Though Vietnamese food has been threatening to take India by storm for the past few years, it has so far been more niche than nationwide. Now, finally, the cuisine is ready to battle for wider recognition.
By Nivedita Jayaram Pawar.
Vietnamese food is the trend that’s been waiting to happen. Foodies have called it the ‘next big thing’ for years, but it’s now that the cuisine is cast into the spotlight by changing tastes. Vietnamese food is creeping up not just at food festivals around the city but also in the form of speciality restaurants. It seems Vietnamese is the new Thai. So what’s working for this cuisine in India? To find out, climb aboard the food trend train to Vietnam!
Simple and soulful
Vietnamese cuisine doesn’t win any points for complexity. Many of the most popular dishes can be easily recreated at home as also in a hi-end restaurant. But it’s precisely this simplicity, the subtle flavours and the fresh ingredients that are drawing Indians to this cuisine. “Indians have become a lot more discerning over the last couple of years and are open to suggestions from the Chef, which definitely helps in introducing new flavours to them,” says Chef Cheang Chee Leong, Chef De Cuisine Mekong Palladium Hotel. Palladium is one of the few 5 starhotels in Mumbai with an Asian restaurant serving distinctive Vietnamese cuisine.
The food is also fresher, healthier, lighter and brighter than Chinese, Indian or French, three of its closest influences. Flavours and textures are so beautifully arranged that each note rings clear, from the piercing high of bird eye chilli and nuoc cham (fish sauce) to the flavourful stock. “Vietnamese cuisine is planned on the Ying Yang principle of balance. Hence the meal incorporates essence of sweet, sour, bitter, hot and umami. Many of the dishes are a complete meal in itself with all the flavours and taste incorporated in one,” adds Leong.
The star ingredients
Vietnamese food is all about rice (steamed, sticky, noodles, pancakes, porridge), along with lots of fish sauce and fresh herbs like mint, cilantro and lemongrass. Tropical fruits like rambutan, banana, papaya, mango, etc often find its way into the main course. Proteins come in the form of seafood, pork, beef and chicken. Borrowed flavours from the French and nearby countries like Laos, Cambodia, Thailand and China add a punch. “Ingredients such as rice, ginger, lemon, mint, basil, coriander and curry powder used in Vietnamese food find resonance with Indians. They really love the simplicity and freshness of the dishes,” affirms Chef Van Son, Executive Sous Chef, Sofitel Saigon Plaza, Vietnam, who was recently in India for the Vietnamese food festival at Sofitel Hotel Mumbai.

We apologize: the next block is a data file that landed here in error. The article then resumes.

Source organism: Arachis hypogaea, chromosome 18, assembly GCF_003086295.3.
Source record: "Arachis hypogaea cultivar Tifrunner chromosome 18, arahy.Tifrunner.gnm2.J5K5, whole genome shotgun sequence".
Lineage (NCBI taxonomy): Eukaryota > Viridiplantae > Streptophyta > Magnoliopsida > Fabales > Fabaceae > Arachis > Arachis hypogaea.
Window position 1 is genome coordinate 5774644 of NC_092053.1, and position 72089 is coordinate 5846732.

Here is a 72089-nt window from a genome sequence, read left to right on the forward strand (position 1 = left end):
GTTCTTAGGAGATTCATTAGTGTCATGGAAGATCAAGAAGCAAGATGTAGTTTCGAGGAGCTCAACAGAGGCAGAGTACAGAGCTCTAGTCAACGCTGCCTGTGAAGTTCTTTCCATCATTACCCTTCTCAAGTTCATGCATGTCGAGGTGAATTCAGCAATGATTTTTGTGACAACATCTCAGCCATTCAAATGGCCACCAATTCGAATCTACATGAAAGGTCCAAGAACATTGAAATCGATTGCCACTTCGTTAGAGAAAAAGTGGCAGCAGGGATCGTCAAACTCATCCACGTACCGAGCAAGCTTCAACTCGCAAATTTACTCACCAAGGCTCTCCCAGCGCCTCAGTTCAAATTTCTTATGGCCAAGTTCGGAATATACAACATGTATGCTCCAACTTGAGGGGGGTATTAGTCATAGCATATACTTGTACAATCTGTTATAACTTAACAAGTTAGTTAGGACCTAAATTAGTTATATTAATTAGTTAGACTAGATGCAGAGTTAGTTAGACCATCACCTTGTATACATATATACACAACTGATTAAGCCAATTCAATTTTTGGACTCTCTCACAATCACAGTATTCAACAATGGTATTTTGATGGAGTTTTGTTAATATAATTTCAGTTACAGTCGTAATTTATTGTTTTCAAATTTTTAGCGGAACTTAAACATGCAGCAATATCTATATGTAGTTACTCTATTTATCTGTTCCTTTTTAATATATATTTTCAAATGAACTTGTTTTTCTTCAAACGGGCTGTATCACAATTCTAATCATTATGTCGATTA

Almost all Vietnamese dishes come with sauces on the side. Apart from the ubiquitous fish sauce there is Nuoc Cham – a mixture of fish sauce, lime juice, chilli and garlic. The salty, tangy, spicy, fishy and sweet sauce is exactly what you need to dunk or dip! You may never go back after a taste.
Let’s get eating/ Get…Set…Eat
Like Italians have their tomato sauce, Pho (pronounced Fu) is the chicken soup of Vietnam. This simple staple consisting of a salty broth, rice noodles, a sprinkling of herbs and chicken or beef is the most renowned of Vietnamese dishes. And understandably so. It’s earthy and soothing enough to be an addiction. “Though it’s not listed on the menu we have people coming to Busaba especially for Pho. It’s a complete meal and Indians love it,” says Nikhil Chib, Owner Busaba, one of the earliest Pan Asian restaurants serving Vietnamese food in Mumbai. After one of his trips to Vietnam in 2002, Chib even brought back a Vietnamese chef Nhan Nguyen to Busaba to discover the art of Pho.
Another must try dish is Goi Bo – a refreshing raw papaya salad with shredded carrots, shrimps, basil and peanuts. If you are a fish eater try Cha ca La Vong. Sizzling batter fried fish served on a bed of vermicelli along with scallions, crumbled peanuts, chillies and bright-green dill. Various versions of spring rolls right from the fried to the steamed dot the cuisine but the most popular one is the fresh and healthy Goi cuon. The translucent parcels are stuffed with salad greens, meat or seafood and a layer of coriander, before being neatly rolled and dunked in Vietnam’s favourite condiment – fish sauce. In fact it was one of the most popular dishes at the recently held Vietnamese food festival at Sofitel, Mumbai. If you don’t mind the extra calories go for the Banh xeo – a crispy crepe bulging with meat, bean sprouts and fresh herbs. Desserts could range from the humble jelly to the belt-bustingly good Fried Pineapple in sesame sauce.
There is nothing laboured or pretentious about Vietnamese food. It may not be the most predictable Asian cuisine and its flavours and combinations might leave your taste buds wondering after the first bite. But it is sure to grow on you. That’s what simple things do to you.